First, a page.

The old power supply circuit, the drive motor speed control circuit, and the directional control circuit still work. They are now connected to my laptop via the Phidget 8/8/8 (see below) and I have written new speed control and direction control software in C. Rather than only 10 speeds, Mike now has 200 speeds (100 forward and 100 reverse), for finer control.

I had considered replacing the drive motor speed control with a new DC motor controller, which would have handled the drive signal pulsing in firmware and also provided valuable signal feedback, but I ultimately decided to keep the legacy boards in place where possible. This means that I wrote my own speed functions, delivering from 0 to 100 pulses to the drive motors every 100 microseconds. Fun to do and I’m glad that it works. Down the road, however, this circuit may have to be upgraded or replaced: The legacy speed control circuit delivers the same signal to all drive motors, which are wired in parallel. Separate speed control of each individual drive motor is not possible and Mike’s geometry calls for this feature.

The directional control appeared at first to not function, but it turned out that the drive current was being limited by too great a factor. Probably because my Microtron is powered by a motorcycle gell cell instead of the original old-style liquid acid car battery that Todd’s Mike used. The 4.7 Ohm 10 Watt resistor (limiting the drive current) will need to be replaced with one of smaller value.  But like the speed control circuit, the “proper” step in this case would be to use a full-blown motor controller.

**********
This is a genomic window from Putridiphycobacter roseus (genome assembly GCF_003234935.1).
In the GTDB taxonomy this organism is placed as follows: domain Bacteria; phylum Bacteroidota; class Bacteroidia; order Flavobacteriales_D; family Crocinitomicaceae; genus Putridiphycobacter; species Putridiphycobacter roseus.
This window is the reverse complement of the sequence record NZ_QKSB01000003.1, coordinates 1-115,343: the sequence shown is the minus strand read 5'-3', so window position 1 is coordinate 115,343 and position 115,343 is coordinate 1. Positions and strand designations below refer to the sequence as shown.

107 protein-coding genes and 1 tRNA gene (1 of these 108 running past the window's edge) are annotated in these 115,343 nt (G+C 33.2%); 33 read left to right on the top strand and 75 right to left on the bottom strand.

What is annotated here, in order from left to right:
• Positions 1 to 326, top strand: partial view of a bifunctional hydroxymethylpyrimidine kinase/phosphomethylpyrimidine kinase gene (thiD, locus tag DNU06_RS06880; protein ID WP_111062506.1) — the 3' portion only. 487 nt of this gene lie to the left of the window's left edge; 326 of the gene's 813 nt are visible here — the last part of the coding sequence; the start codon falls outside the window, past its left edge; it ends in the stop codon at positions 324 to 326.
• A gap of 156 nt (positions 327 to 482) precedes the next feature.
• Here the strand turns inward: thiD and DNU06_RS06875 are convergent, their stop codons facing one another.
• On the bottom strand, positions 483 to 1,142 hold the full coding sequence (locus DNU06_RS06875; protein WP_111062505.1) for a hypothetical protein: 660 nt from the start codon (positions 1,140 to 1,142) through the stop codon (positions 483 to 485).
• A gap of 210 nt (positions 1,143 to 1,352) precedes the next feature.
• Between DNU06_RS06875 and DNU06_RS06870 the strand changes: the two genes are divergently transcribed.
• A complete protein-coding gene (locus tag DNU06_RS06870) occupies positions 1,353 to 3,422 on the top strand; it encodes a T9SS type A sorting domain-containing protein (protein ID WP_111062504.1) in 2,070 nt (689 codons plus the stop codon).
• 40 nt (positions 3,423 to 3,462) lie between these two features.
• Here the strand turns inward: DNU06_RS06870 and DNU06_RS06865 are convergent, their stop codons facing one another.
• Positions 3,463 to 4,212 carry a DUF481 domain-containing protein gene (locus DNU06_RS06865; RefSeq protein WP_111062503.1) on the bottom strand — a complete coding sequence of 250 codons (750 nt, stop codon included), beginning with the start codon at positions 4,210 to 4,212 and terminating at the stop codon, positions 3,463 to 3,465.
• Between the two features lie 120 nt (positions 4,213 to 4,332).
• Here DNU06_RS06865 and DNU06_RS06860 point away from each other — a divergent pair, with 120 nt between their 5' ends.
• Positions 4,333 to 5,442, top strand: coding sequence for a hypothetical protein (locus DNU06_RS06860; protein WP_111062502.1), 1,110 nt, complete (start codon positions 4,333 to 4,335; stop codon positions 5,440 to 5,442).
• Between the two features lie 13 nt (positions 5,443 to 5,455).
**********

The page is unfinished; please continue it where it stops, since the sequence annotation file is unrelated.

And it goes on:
Phidget 8/8/8 mounted on Microtron Robot, in former location of the directional control circuit. The new aluminum sheet on which it is mounted matches Mike's classic 1980s appearance. Visible at the bottom of the photo are part of the battery cage and the new battery charging cable.

All that remains for Mike to be somewhat autonomous is the addition of sensors. Probably fixing  the impact sensors (ie, bumpers) and/or adding the ultrasonic detector will be next.  Then transferring Mike’s new “brain” from my laptop to some sort of on-board SBC.

SYM-1 Computer (Synertek)

Synertek’s SYM-1 microcomputer, programmable from the hex keypad, with 6-digit LED readout.

The SYM-1 appears to be dead. It does not give its customary “beep” when powered up, the display remains blank, and there is no response to any key presses. Further, some of the chips appear to have rotted. I have removed it from Microtron in preparation for the robot’s long-awaited system upgrade. Also gone are the original A/D converter circuitry, the bumper-hit detection circuitry (both circa 1982), and a slew of old wires.

My current thought regarding most of the legacy circuitry is to keep boards if they work; remove or replace them only when needed.

Microtron knows which direction it is turning because of a potentiometer that reports the current position of the turning wheel back to the central processor. The original potentiometer that was installed in 1981 had apparently disintegrated at some point while the robot was in storage.

As one of the steps needed to get Microtron working again, I replaced the pot’ and pressure-mounted dowel today.

the new and the old

Pictured above on the right is what is left of the old potentiometer, and on the left is the new replacement pot’ and dowel.

Mounting point
Directionless —^

New potentiometer installed

The Directional Control Potentiometer has been attached to the front wheel using the same dowel method described by Tod. Instead of a screw, however, I used super-glue to hold the dowel in place. I also had to add a small block of wood (held on with Elmer’s glue) beneath the aluminum mounting bracket.